- especially as Ms. Saliba was aware of Ms. Berry’s past . “Saliba, however, said she discovered Berry’s criminal past, before she received a credit card.” Ms Saliba hired a known felon and gave her a credit card!
No public funds were lost, Mr. Fink represents, because the insurance company is paying the claim. This is utter balderdash – as would any claim that fundaised funds are somehow different from the public funds. Public funds were used to buy that insurance … and the CHAMP’s board is simply passing the bill for their mishandling of public funds and the cost of Ms. Berry’s fraud onto the insurance company.
Although Ms Berry’s alleged actions are reprehensible, the actions and inactions of the CHAMPS board – and Mr. Fink as CFO and a CPA - reeks of utter fiduciary failure.
Charter schools generally get the same amount in public finds from the state as traditional schools. That almost-if-not-all of them must secure additional funding (even as they cut expenses by hiring non-union labor and locate their schools in inferior facilities*) from foundations, benefactors, grants, fundraising or bake sales to do their job points out just how miserably funded the whole public school system in California is.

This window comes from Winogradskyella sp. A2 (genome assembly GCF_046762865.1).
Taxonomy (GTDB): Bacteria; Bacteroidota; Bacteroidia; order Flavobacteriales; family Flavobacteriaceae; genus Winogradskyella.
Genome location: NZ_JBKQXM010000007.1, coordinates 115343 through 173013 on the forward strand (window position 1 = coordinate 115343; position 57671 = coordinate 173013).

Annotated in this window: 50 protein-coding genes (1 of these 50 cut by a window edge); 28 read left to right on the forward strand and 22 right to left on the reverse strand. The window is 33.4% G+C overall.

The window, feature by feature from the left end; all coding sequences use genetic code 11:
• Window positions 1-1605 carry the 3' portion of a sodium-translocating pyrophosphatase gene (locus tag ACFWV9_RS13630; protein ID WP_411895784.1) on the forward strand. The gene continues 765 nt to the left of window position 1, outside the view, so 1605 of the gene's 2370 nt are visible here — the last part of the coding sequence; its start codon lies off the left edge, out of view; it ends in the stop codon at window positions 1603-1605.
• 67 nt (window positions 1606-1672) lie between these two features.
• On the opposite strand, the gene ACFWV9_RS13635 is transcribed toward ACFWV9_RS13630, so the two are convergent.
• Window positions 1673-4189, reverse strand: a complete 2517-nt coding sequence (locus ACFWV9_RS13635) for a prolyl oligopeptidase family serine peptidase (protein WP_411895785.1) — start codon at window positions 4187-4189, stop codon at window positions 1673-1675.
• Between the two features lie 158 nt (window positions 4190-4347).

That a school would resort to the hiring of a known felon – especially one with an outstanding warrant – as a fundraiser to supplement the inadequate public funding screams from the page how desperate the situation is.
It is the gross underfunding of Public Education that is the first and worst injustice in the litany described by this story.
*:“inferior” as in “not superior.” Traditional public schools’ building, occupancy and safety standards – which are regulated by the Division of the State Architect and governed by the Field Act, provisions of the Ed Code, and increased fire and safety regulations are far more stringent than those of independent charter schools – which must only comply with local building codes.